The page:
Posted by Michael Douglas
The Internet of Things, or IoT as it’s commonly referred to, is an extremely hot topic - one that the technology industry is very much abuzz with. It was no surprise that the 2016 Connected Things event hosted by the MIT Enterprise Forum was sold out with 400+ in attendance. With the conference set in the MIT Media Lab, perhaps the most innovative institution globally, it was a fitting setting for a discussion around this emerging industry.
David Rose, CEO & Founder of Ditto Labs and Lecturer with MIT’s Media Lab, delivered the keynote speech to open the day. Hailed as an innovator and a thought leader in design and IoT, he gave a utopian view of “The Enchanted City.” Using examples of utopian cities and biblical stories such as the “Garden of Eden” he painted a lofty picture. More specifically he explained that “Enchanted Objects” or normal mundane objects such as a medication box enabled by technology, would inform and improve our everyday existence. However, just like the utopian Garden of Eden it didn’t last long and the dream was soon given a fresh wakeup call with the learnings from the industry breakout sessions later in the day. We went forth to live and struggle like Adam and Eve in the real world of an embryogenic industry.
Perhaps one of the most interesting parts of the day was the Analyst Panel: Where is the Real Action in IoT?, consisting of three senior industry analysts from McKinsey, IDC and Chainlink Research. Each analyst took their turn explaining how they approached the market-sizing question of the IoT industry, this was broken down into three parts:
Most of the analysts took a ground up method of analyzing IoT, but also looked at other industry leading companies such as GE and Cisco to view their approach and industry valuations. What was clear was that valuations are still so unclear, with the industry being valued at anywhere from $1.3 Trillion to $19 Trillion by 2020 depending on the source cited.
One very interesting point came from Vernon Turner, SVP of Research at IDC, stating; “This is probably one of the most difficult markets to have a dominate place in, as IoT is extremely hard to define e.g. consumer vs. industrial vs. healthcare, etc.” There was also debate about what constitutes an IoT device - one analyst suggested that a device that provides two way communication is an IoT device and others objected to this stating that if a part of a machine gives a one way update to a controller that will also be considered an IoT device.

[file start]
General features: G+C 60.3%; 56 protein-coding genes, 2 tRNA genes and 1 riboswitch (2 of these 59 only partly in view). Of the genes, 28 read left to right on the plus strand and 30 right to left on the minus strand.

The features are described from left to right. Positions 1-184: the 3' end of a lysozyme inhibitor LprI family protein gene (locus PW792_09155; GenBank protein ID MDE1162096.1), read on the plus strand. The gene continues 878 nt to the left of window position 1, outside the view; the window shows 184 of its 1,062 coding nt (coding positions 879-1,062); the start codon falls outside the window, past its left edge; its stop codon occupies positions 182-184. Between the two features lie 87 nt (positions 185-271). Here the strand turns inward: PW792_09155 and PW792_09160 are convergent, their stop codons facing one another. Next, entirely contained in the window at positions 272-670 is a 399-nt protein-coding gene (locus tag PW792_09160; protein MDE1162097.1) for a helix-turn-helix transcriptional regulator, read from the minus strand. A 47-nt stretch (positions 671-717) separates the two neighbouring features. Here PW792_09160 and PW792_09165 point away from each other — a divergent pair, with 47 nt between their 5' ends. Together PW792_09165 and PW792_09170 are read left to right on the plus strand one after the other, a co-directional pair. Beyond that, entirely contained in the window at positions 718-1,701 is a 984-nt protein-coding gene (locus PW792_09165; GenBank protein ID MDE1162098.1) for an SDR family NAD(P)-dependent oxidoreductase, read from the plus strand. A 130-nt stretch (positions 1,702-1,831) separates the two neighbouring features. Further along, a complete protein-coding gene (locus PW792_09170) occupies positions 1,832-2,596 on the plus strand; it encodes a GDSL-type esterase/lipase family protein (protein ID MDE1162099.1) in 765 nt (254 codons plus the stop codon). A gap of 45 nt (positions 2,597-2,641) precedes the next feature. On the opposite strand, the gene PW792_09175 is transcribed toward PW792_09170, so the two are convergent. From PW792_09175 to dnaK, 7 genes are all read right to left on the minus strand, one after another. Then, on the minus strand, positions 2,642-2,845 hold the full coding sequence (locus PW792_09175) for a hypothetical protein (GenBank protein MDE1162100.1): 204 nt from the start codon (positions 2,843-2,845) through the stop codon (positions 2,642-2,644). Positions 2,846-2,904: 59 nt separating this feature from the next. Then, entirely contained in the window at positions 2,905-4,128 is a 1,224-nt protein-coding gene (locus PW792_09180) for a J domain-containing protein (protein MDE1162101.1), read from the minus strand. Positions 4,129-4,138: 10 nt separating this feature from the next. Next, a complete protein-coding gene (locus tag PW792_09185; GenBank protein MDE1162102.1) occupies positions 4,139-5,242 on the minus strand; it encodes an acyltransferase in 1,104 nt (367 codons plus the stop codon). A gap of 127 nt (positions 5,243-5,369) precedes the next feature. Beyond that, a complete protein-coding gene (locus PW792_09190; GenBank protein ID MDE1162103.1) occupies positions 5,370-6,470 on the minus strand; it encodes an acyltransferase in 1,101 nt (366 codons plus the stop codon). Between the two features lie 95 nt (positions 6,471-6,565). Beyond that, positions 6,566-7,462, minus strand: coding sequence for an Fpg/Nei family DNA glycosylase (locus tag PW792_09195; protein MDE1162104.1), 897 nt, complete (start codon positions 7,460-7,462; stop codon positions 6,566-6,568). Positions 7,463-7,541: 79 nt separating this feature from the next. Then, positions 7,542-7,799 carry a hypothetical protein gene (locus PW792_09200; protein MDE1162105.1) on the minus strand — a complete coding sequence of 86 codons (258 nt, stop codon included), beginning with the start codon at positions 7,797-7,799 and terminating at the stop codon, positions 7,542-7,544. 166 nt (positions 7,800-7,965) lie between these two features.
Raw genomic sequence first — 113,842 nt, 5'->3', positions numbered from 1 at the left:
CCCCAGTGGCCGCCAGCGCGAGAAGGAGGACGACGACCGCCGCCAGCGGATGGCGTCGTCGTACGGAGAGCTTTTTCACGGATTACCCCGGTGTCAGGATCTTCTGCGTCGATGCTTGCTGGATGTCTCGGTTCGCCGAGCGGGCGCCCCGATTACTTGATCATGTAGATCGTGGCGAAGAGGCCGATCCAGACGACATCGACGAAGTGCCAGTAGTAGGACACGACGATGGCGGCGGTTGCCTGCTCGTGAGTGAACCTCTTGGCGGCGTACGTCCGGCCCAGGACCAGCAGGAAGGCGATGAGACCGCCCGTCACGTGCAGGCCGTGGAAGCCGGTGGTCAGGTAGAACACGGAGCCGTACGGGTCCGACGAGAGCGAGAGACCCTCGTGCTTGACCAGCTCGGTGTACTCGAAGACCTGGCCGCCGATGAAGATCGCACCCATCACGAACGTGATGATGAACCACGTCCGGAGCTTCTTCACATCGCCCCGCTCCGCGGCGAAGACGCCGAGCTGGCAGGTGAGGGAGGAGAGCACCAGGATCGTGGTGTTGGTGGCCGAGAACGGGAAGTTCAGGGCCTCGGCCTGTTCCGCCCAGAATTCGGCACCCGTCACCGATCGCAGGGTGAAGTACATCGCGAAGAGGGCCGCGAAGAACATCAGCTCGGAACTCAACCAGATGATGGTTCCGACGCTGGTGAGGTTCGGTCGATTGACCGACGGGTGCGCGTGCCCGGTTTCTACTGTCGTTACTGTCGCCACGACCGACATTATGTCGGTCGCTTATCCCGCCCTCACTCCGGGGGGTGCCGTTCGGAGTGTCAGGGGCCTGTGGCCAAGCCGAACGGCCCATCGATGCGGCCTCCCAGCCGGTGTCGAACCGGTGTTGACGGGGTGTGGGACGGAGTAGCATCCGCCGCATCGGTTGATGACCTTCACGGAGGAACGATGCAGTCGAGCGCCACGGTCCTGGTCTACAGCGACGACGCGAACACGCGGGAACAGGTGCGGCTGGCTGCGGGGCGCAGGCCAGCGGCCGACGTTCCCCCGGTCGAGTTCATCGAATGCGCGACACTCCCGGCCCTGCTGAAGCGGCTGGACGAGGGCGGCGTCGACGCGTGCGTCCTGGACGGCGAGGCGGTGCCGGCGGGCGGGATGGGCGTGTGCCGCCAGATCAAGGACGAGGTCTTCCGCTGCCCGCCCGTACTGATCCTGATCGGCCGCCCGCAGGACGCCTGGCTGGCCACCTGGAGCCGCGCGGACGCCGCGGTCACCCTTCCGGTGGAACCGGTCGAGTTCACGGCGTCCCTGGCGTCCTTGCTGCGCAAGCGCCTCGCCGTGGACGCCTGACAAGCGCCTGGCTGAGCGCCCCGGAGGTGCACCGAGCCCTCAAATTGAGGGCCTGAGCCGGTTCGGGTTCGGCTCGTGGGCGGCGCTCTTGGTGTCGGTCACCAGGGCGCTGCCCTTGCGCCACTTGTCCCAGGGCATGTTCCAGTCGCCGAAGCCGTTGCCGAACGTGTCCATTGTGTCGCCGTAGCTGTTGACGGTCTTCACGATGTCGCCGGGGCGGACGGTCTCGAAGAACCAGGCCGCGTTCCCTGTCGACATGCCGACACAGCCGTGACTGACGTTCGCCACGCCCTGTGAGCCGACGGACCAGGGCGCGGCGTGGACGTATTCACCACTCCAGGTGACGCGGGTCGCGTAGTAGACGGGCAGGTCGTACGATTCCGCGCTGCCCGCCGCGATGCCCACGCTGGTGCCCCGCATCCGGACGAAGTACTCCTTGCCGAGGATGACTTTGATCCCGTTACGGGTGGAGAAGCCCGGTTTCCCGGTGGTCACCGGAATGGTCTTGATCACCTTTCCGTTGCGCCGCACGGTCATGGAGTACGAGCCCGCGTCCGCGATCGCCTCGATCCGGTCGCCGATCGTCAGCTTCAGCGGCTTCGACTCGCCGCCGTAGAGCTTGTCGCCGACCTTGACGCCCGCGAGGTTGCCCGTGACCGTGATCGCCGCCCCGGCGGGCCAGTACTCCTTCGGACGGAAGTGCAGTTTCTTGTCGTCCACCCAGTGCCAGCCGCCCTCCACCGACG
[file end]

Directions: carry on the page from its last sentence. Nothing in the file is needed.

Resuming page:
One general consensus from the panel was, that the Industrial Internet of Things or IIoT will be where the majority of growth will stem from. Consumer devices are often where the buzz and focus is from the media, but this will not be where the money is. Platforms such as Xively or PTC’s Thingworx will play a crucial role in managing all the interconnected devices of an organization, (perhaps up to 4,000 by 2020 as quoted by one analyst). To give some perspective the market for IoT platforms is 3x the size of the Mobile Device Management market at a total of $30 billion.
Zettabytes, yes you read correctly…..zettabytes was one of the key buzz terms discussed during this session. To all of you mere mortals out there, a zettabyte is approximately equal to a thousand exabytes or a billion terabytes (or so Google told me). It is approximated that the IoT industry will have to manage 44 zettabytes by 2020 and analytics and open data platforms will play a significant role in providing insights into this massive amount of data. Clearly, interoperability will be extremely critical when deploying IoT applications and devices. This means that because IoT will include both hardware and software deployments in physical settings, they must work across organizational and system boundaries in order to be successful.
After sitting through both the lofty keynote speech and the discussion around trillion dollar industry valuations and zettabytes of data, I was very excited to see and hear about the real-life IoT applications that are being deployed in different industries, this to me was where the rubber meets the road. Unfortunately instead of a tire we got Fred Flintstone's stone wheel. The disparity between the vision of the IoT industry and the actual industry applications deployed was vast. I sat through a session on Hospitals and one of their examples of IoT was “barcode scanning” a technology that’s been around for a long time now. It was fairly obvious that hospitals and healthcare in general were at ground zero in terms of IoT applications and they were still talking about legacy applications and trying to implement smartphones within a hospital setting something that is a relatively mature technology.
One of the sessions that came close to being an IoT story, was the logistics and supply chain case study presented by Air Canada and Unisys. They went into some depth about how they deployed an RFID solution to give better insight and track their cargo throughout the supply chain. This project took an astounding 8 years to deploy with no real clear path to ROI. With RFID far from the cutting edge of technology we were once again left wondering, “where’s the beef” of IoT.